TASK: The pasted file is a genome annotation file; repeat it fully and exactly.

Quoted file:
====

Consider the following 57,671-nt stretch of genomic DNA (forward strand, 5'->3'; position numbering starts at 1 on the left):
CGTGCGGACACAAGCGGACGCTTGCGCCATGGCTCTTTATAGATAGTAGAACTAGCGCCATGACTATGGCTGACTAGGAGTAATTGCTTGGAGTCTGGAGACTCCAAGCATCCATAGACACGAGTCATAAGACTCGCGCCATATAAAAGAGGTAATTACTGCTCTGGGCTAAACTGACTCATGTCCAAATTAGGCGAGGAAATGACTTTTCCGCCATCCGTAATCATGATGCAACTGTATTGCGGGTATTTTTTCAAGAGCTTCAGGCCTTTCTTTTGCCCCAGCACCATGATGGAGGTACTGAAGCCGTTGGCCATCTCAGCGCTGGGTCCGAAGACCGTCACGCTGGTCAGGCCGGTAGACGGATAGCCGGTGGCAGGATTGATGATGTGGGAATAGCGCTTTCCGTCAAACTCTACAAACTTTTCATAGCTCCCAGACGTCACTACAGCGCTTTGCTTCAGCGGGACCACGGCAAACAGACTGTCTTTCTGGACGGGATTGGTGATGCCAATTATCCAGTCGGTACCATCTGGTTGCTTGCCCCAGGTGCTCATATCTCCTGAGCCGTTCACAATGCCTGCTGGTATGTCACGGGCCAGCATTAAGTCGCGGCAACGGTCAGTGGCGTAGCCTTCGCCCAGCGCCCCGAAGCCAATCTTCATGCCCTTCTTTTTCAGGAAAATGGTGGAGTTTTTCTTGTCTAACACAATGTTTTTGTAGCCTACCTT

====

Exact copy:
Consider the following 57,671-nt stretch of genomic DNA (forward strand, 5'->3'; position numbering starts at 1 on the left):
CGTGCGGACACAAGCGGACGCTTGCGCCATGGCTCTTTATAGATAGTAGAACTAGCGCCATGACTATGGCTGACTAGGAGTAATTGCTTGGAGTCTGGAGACTCCAAGCATCCATAGACACGAGTCATAAGACTCGCGCCATATAAAAGAGGTAATTACTGCTCTGGGCTAAACTGACTCATGTCCAAATTAGGCGAGGAAATGACTTTTCCGCCATCCGTAATCATGATGCAACTGTATTGCGGGTATTTTTTCAAGAGCTTCAGGCCTTTCTTTTGCCCCAGCACCATGATGGAGGTACTGAAGCCGTTGGCCATCTCAGCGCTGGGTCCGAAGACCGTCACGCTGGTCAGGCCGGTAGACGGATAGCCGGTGGCAGGATTGATGATGTGGGAATAGCGCTTTCCGTCAAACTCTACAAACTTTTCATAGCTCCCAGACGTCACTACAGCGCTTTGCTTCAGCGGGACCACGGCAAACAGACTGTCTTTCTGGACGGGATTGGTGATGCCAATTATCCAGTCGGTACCATCTGGTTGCTTGCCCCAGGTGCTCATATCTCCTGAGCCGTTCACAATGCCTGCTGGTATGTCACGGGCCAGCATTAAGTCGCGGCAACGGTCAGTGGCGTAGCCTTCGCCCAGCGCCCCGAAGCCAATCTTCATGCCCTTCTTTTTCAGGAAAATGGTGGAGTTTTTCTTGTCTAACACAATGTTTTTGTAGCCTACCTT